Littleneck, so The Pines is a welcome retreat.Over the Gowanus, and through the door, to the Pines we go. The F train knows the way…and you can make up the rest, though the first part is true. To get to Aaron Lefkove and Andy Curtin’s newest venture, The Pines, you must first cross at least a canal to get to Gowanus where the quaint and comfortable eatery is located. There isn’t a lot going on that stretch of Third Avenue in Brooklyn save for Lefkove and Curtin’s other restaurant,
Actually, a mountain getaway is exactly the inspiration behind the joint, as the decor comes from the owner’s own obsession with a camp upstate. Yes, you guessed it, it’s also called The Pines. Most of this rustic restaurant is made from remnants of this long-closed resort, and they even have a wall covered with hanging keys that the demolition crew just threw out. The large wooden sign for the encampment was also dumpster dived and now proudly oversees the kitchen staff as they whip up some decidedly not camp food. They do, however, serve it on plates from the resort, which they got at an auction.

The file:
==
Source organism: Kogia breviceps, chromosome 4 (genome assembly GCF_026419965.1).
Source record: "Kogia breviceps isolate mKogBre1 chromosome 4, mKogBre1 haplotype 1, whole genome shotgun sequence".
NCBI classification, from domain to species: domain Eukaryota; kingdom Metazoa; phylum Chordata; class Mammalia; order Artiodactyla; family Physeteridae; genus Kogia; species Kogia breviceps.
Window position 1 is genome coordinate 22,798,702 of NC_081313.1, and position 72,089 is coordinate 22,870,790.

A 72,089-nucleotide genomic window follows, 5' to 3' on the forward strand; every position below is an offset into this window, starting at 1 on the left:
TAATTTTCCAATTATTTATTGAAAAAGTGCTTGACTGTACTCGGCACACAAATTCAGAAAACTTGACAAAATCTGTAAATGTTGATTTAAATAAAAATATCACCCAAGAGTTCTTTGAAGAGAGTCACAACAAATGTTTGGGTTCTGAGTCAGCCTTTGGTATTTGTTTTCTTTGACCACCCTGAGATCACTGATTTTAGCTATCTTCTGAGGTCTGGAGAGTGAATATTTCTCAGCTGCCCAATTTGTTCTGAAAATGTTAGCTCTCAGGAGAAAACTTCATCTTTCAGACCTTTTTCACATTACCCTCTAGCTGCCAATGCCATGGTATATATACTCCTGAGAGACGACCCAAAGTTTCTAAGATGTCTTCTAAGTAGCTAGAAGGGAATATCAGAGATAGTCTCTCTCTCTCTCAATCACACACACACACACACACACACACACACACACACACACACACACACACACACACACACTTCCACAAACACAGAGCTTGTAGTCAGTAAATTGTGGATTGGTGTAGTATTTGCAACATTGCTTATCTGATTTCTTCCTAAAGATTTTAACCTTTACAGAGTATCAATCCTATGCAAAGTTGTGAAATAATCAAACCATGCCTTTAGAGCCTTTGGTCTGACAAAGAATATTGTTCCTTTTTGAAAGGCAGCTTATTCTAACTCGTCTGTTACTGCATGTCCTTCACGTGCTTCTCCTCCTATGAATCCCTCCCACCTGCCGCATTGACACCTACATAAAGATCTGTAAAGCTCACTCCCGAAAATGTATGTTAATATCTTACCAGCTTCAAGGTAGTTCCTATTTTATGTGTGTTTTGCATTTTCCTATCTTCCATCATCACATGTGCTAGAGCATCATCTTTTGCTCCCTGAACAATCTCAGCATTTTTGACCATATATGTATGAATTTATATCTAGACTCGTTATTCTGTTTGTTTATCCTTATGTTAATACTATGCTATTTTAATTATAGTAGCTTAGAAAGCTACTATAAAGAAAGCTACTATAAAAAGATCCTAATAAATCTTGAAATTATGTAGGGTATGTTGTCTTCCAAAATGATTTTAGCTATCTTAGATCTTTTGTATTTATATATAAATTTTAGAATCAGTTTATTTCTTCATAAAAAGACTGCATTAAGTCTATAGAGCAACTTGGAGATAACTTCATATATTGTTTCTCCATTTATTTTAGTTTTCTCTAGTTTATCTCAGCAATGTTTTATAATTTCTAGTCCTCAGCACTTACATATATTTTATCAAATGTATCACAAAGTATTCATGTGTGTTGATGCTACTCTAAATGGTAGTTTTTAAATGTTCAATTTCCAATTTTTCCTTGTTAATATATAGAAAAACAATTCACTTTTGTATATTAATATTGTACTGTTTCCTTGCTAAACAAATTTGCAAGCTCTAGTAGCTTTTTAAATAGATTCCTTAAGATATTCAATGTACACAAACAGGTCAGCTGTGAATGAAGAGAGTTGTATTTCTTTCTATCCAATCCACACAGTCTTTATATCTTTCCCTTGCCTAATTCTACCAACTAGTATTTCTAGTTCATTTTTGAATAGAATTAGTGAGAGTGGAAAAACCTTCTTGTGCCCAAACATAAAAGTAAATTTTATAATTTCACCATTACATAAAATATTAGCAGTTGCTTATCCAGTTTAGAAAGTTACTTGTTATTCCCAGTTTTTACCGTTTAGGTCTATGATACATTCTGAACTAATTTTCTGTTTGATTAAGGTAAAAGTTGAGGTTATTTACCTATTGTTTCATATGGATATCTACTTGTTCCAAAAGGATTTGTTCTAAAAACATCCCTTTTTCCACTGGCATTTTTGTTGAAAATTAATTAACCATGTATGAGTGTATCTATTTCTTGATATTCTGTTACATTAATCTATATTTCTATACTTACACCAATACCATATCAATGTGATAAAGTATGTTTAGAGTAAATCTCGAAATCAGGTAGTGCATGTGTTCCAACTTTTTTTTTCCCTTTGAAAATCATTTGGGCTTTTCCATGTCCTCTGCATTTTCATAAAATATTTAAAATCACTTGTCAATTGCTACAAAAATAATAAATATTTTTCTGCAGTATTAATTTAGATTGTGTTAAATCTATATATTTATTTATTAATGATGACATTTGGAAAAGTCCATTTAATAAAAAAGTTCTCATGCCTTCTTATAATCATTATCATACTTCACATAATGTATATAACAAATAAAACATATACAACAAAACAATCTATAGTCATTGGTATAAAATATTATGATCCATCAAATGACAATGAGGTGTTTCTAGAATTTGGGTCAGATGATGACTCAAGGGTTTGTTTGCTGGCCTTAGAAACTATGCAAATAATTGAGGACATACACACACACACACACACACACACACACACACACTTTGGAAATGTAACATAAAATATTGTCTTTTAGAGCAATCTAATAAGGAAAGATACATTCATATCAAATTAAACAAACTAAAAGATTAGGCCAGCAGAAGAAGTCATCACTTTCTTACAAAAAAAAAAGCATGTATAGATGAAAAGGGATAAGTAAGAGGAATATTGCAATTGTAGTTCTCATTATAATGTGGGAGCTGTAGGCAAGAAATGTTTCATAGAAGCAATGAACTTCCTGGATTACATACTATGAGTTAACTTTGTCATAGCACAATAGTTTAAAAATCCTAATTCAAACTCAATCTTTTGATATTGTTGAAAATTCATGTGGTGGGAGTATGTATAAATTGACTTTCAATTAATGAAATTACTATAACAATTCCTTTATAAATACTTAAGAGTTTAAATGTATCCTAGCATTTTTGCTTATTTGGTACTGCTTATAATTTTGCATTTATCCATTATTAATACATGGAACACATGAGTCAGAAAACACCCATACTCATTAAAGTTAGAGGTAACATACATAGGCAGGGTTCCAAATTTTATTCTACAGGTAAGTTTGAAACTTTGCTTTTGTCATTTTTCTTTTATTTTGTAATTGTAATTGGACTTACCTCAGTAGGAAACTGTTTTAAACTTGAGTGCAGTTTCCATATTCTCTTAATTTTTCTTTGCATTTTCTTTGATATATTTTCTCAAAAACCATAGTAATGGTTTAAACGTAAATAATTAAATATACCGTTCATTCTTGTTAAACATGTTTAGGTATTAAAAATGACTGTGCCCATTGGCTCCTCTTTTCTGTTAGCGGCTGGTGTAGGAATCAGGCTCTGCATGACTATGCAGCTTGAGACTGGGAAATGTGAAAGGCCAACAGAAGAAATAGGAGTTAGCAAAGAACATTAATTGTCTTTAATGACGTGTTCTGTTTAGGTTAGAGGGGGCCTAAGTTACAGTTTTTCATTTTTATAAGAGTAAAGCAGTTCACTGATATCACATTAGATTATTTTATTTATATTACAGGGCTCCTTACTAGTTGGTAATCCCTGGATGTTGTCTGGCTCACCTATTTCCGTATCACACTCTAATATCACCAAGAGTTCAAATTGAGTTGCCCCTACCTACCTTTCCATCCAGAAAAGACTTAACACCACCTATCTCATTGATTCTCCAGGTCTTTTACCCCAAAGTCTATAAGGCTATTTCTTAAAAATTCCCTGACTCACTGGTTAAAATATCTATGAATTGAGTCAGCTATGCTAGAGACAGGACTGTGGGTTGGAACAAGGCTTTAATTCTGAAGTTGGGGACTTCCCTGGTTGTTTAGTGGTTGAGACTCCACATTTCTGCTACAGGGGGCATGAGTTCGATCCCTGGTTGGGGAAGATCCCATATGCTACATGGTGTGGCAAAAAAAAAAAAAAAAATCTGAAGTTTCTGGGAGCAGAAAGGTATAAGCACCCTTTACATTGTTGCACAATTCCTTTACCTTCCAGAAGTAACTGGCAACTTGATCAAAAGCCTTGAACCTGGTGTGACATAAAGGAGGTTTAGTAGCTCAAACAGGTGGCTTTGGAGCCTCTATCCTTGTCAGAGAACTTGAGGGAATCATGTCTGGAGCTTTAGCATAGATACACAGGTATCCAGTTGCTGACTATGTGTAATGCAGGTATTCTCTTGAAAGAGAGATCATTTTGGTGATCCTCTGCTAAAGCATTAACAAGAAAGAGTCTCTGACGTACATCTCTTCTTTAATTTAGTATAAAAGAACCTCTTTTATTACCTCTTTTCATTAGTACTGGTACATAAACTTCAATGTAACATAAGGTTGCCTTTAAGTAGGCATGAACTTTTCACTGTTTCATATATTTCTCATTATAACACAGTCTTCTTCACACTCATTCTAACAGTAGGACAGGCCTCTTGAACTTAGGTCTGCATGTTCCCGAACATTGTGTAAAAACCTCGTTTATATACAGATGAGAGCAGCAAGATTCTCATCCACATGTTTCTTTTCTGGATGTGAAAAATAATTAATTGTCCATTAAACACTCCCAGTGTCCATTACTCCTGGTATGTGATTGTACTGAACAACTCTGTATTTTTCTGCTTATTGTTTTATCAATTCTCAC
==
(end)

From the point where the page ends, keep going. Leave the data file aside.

Filling up the china with the restaurant’s new-American cuisine is Angelo Romano, formerly of Roberta's and the shuttered Masten Lake. Following the current trend of listing a single ingredient as the crux of the dish, The Pines is right on point. Their small, cash-only menu consists of an array of sharing plates from cheese, to charcuterie, to pasta. Under that is a list of options including lettuce, jicama, lamb neck, tofu, purlsane, and others.
After the amaranth, we opted for the jicama, which they served in large chunks that oozed coconut milk. Delicate, round crisps of pancetta decorated the plate. Our plate of brisket agnolotti cried for a wine pairing, thankfully there were plenty of affordable options on the list.
The menu contains plenty of fun combos, like the apples paired with sheep’s milk cheese, sesame, and hibiscus. Their testa, or headcheese, comes with flavors of huckleberry, celery, and black pepper, and the idea of pistachios, lardo, and melon mixing with purlsane sounds delightful.
Though the original The Pines sounds cheesy enough, especially after one staff member described it as, “Dirty Dancing for Jewish people,” we think the cheese factor will be held at bay here. Come next year, the great outdoors will become more apparent at the Brooklyn eatery when they open their backyard. Until then, take a trip across the great Gowanus Canal for a mini staycation, minus the running leaps and ‘80s love ballads.
The Pines: 284 Third Ave., Brooklyn, New York; 718-596-6560